Richard MacDonald

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For sculptor, see Richard McDonald.
Richard MacDonald
Macdonaldhead.jpg
Richard MacDonald
Born 1946 (age 67–68)
Pasadena, California
Nationality American
Known for Sculpture
Notable work(s) Momentum, 100th Anniversary, U.S. Open at Pebble Beach; The Flair, Georgia World Congress Center, Atlanta, Georgia
Movement Realism
The Flair
Joie de Vivre
Blind Faith

Richard MacDonald (born 1946)[1] is a California-based contemporary figurative artist known for his bronze sculptures.

Career[edit]

Educated in painting and illustration at the Art Center College of Design, MacDonald was successful as a commercial illustrator until his late thirties when a fire destroyed his studio, along with the accumulated works of his career as painter and illustrator.[2] Subsequently, he began sculpting in earnest and within ten years became one of the most collected present-day figurative sculptors in America. His work has been acquired for the permanent collections of corporations such as AT&T, IBM, and Anheuser-Busch, as well as notable private collections.[3] His work has been described as "paying tribute to the eloquence of the human form."[4] He is an advocate of neo-realism and figurative art, and has fostered emerging and professional artists through annual international Masters Workshops.[5]

Method[edit]

Artist in London Studio sculpting dancer Sergei Polunin

MacDonald's work portrays "the beauty of the human body and the spirit that drives it."[4] He works consistently with models throughout the process of creating a sculpture, often celebrated dancers, performers, and athletes. MacDonald draws and sculpts his subjects over and over, often requiring models to repeat a specific dance move or spontaneous gesture. This may include small, quick sketches in an oil-base plasticine clay that are refined and enlarged. A mold is used to create editions in bronze through the "lost wax" technique. For each of MacDonald's work he creates the final patina or surface coloration that is subsequently duplicated by the patina artists on his staff for the remainder of the edition. The final patinated bronze is affixed to a marble base, also designed and selected by the artist as part of the overall sculptural composition.[3][4]

Monuments[edit]

The Flair[edit]

For the 1996 Summer Olympics, MacDonald created The Flair, a 26-foot-tall sculpture of a gymnast. As with all the monuments he has completed, MacDonald designed the plaza on which The Flair sits, including a large reflective pool and fountain.[6]

U.S. Open Golf Championship[edit]

The 15-foot-tall, 10,000-pound sculpture sits atop a 22,000-pound granite base, installed at the Peter Hay Golf Course in Pebble Beach, California to commemorate the 100th U.S. Open Golf Championship. The sculpture accurately portrays the mechanics of an ideal golfer swing. The granite base features the names of the first 100 winners of the U.S. Open. The reverse side provides space for the next hundred winners.[7]

The Royal Ballet School[edit]

MacDonald has started work on The Grand Coda, a memorial to Dame Ninette de Valois, founder of The Royal Ballet and The Royal Ballet School. The monument is to be installed at White Lodge in Richmond Park, London, England, a historic royal retreat that is now home to The Royal Ballet School. This work-in-progress is currently in development at the artist's studios in California and London. [8]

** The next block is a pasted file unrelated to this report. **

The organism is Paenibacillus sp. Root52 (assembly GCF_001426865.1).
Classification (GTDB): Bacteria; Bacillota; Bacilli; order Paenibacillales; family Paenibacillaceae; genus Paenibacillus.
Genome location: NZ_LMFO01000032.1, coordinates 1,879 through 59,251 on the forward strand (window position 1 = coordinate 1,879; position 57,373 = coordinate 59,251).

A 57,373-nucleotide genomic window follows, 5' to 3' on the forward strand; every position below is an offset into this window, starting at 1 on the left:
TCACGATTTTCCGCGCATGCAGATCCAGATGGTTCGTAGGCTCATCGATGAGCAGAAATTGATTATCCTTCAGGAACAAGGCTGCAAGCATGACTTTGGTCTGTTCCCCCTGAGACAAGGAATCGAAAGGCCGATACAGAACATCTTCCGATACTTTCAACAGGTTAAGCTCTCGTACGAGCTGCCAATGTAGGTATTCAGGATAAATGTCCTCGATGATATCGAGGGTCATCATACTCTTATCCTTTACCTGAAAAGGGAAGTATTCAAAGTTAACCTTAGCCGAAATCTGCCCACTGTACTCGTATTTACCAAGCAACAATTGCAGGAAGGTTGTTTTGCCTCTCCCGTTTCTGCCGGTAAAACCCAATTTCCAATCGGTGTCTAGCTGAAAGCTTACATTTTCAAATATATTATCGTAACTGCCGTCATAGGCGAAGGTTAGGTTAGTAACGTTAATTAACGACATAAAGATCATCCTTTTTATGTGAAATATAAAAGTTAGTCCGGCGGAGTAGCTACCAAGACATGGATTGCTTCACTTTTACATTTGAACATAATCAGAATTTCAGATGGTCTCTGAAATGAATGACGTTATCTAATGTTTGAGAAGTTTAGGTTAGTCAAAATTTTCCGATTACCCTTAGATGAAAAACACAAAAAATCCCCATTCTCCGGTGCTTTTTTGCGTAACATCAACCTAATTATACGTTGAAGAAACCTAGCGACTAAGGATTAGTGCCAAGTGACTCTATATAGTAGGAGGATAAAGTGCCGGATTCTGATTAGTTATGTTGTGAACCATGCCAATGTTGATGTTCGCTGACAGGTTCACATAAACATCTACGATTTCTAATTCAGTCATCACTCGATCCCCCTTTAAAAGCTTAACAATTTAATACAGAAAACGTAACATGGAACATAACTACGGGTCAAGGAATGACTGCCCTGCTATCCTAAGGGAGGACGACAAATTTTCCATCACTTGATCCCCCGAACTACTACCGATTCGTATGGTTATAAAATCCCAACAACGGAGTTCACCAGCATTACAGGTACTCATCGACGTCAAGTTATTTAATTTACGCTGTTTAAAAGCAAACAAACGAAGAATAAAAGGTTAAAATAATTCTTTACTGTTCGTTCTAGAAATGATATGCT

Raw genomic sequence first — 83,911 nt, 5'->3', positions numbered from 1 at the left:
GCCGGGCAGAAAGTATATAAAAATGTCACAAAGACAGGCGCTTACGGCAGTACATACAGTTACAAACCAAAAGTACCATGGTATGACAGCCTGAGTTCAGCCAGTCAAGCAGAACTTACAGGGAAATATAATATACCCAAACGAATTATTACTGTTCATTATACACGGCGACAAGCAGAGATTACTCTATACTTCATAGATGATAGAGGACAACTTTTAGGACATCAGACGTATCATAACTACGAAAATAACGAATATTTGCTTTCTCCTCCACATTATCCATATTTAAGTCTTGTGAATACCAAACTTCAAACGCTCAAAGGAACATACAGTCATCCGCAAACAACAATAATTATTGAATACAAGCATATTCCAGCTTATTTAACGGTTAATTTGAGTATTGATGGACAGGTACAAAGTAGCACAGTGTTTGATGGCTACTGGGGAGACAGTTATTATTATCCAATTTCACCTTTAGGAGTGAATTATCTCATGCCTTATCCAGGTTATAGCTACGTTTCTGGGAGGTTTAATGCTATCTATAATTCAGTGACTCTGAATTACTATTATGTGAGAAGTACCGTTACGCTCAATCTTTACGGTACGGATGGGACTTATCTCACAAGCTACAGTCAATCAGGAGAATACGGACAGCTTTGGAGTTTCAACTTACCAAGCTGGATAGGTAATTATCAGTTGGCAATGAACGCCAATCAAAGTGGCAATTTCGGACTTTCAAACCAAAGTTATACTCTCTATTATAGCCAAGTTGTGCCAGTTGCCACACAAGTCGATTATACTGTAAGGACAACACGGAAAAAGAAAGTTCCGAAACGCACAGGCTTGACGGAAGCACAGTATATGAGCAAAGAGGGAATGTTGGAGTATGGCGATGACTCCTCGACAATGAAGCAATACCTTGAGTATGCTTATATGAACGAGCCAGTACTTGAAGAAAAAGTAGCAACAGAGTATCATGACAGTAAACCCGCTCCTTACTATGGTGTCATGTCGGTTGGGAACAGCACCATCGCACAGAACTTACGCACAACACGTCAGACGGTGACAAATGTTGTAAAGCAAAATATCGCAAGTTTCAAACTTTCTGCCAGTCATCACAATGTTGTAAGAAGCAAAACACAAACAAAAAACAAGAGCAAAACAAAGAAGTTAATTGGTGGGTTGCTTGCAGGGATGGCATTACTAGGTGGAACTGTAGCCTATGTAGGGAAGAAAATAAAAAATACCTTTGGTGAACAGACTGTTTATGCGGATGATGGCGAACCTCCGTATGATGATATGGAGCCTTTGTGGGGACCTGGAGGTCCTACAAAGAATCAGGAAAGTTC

Additional commissions[edit]

Additional monument commissions include: Rain, City of Concord, California, 1992; Secretary of State William H. Seward, Z. J. Loussac Public Library, Anchorage, Alaska, 1990; Architectonica, MGM Film Group, Inc., MGM Corporate Center, 1987; Stephen F. Austin, Texas Susquicentennial, Stephen F. Austin University, Austin, Texas, 1986; and The Gymnast, permanent collection of The National Art Museum of Sport, 1986.[3]

References[edit]

  1. ^ "Richard MacDonald". artnet.com. Retrieved June 14, 2011. 
  2. ^ Beguiled by the Figure by Jonathon Keats, Art & Antiques Magazine, 2007
  3. ^ a b c Richard MacDonald, Fall, 2002, Sculpture Review Magazine.
  4. ^ a b c Metal Guru by Ryan Masters, Monterey County Weekly Magazine, May 19, 2005
  5. ^ Carving Beauty into the Lives of Others by Charleen Earley, 65 Degrees Magazine, Winter, 2009
  6. ^ USG Statues Georgia Info, State of Georgia
  7. ^ USA Today article, June 19, 2000
  8. ^ Top sculptor to create Memorial to Founder of The Royal Ballet School 15 September 2010
  • Cirque du Sculpture, American Art Collector Magazine, 2007
  • Spirit of Life by Laurie McLaughlin, ArtSpace Magazine, December 2006
  • Richard MacDonald, Collected Works by RMD, Hudson Hills Press
  • Southern Accents Magazine, November/December 1984
  • Art Talk, January 1996
  • American Artist Magazine, August 1996
  • Southwest Art Magazine, July 1997
  • American Artist Magazine, November 1999
  • Richard MacDonald Sculpture, September 1999
  • The World and I, Vol. 16, No. 5, 2001

Sources[edit]

  • Richard MacDonald, 1999, Gardner Lithograph Press ISBN 0-9673425-0-3
  • City of Art, Kansas City’s Public Art, 2001
  • International Encyclopedia Dictionary of Modern and Contemporary Art, 2000-2001
  • New Mexico Millennium Collection, 2002

External links[edit]